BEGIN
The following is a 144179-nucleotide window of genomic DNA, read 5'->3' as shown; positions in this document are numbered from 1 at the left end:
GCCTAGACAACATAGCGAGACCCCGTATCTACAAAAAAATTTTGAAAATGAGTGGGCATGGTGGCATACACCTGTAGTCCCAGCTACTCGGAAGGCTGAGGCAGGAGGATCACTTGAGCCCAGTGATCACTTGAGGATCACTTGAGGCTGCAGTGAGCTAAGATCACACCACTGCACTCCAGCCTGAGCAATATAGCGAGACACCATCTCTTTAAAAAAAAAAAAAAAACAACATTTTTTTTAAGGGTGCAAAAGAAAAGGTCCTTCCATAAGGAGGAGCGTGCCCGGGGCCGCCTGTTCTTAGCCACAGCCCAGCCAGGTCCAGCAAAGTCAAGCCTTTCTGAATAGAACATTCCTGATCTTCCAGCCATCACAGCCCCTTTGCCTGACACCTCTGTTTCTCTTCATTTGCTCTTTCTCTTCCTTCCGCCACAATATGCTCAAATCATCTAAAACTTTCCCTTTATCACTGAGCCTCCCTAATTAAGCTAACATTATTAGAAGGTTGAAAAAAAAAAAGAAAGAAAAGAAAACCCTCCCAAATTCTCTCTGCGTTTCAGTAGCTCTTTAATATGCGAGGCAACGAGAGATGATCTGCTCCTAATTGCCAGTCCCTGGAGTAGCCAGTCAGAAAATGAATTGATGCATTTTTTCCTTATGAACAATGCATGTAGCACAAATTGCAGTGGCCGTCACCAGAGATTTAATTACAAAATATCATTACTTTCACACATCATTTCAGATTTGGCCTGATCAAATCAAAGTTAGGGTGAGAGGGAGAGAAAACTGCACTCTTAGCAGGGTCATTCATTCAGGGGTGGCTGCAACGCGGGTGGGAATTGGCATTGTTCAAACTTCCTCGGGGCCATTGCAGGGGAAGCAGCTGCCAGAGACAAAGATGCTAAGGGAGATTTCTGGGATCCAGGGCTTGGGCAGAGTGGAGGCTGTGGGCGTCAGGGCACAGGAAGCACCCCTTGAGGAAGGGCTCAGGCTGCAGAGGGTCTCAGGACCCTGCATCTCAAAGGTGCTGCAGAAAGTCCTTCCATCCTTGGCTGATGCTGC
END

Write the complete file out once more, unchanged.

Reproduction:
The following is a 144179-nucleotide window of genomic DNA, read 5'->3' as shown; positions in this document are numbered from 1 at the left end:
GCCTAGACAACATAGCGAGACCCCGTATCTACAAAAAAATTTTGAAAATGAGTGGGCATGGTGGCATACACCTGTAGTCCCAGCTACTCGGAAGGCTGAGGCAGGAGGATCACTTGAGCCCAGTGATCACTTGAGGATCACTTGAGGCTGCAGTGAGCTAAGATCACACCACTGCACTCCAGCCTGAGCAATATAGCGAGACACCATCTCTTTAAAAAAAAAAAAAAAACAACATTTTTTTTAAGGGTGCAAAAGAAAAGGTCCTTCCATAAGGAGGAGCGTGCCCGGGGCCGCCTGTTCTTAGCCACAGCCCAGCCAGGTCCAGCAAAGTCAAGCCTTTCTGAATAGAACATTCCTGATCTTCCAGCCATCACAGCCCCTTTGCCTGACACCTCTGTTTCTCTTCATTTGCTCTTTCTCTTCCTTCCGCCACAATATGCTCAAATCATCTAAAACTTTCCCTTTATCACTGAGCCTCCCTAATTAAGCTAACATTATTAGAAGGTTGAAAAAAAAAAAGAAAGAAAAGAAAACCCTCCCAAATTCTCTCTGCGTTTCAGTAGCTCTTTAATATGCGAGGCAACGAGAGATGATCTGCTCCTAATTGCCAGTCCCTGGAGTAGCCAGTCAGAAAATGAATTGATGCATTTTTTCCTTATGAACAATGCATGTAGCACAAATTGCAGTGGCCGTCACCAGAGATTTAATTACAAAATATCATTACTTTCACACATCATTTCAGATTTGGCCTGATCAAATCAAAGTTAGGGTGAGAGGGAGAGAAAACTGCACTCTTAGCAGGGTCATTCATTCAGGGGTGGCTGCAACGCGGGTGGGAATTGGCATTGTTCAAACTTCCTCGGGGCCATTGCAGGGGAAGCAGCTGCCAGAGACAAAGATGCTAAGGGAGATTTCTGGGATCCAGGGCTTGGGCAGAGTGGAGGCTGTGGGCGTCAGGGCACAGGAAGCACCCCTTGAGGAAGGGCTCAGGCTGCAGAGGGTCTCAGGACCCTGCATCTCAAAGGTGCTGCAGAAAGTCCTTCCATCCTTGGCTGATGCTGC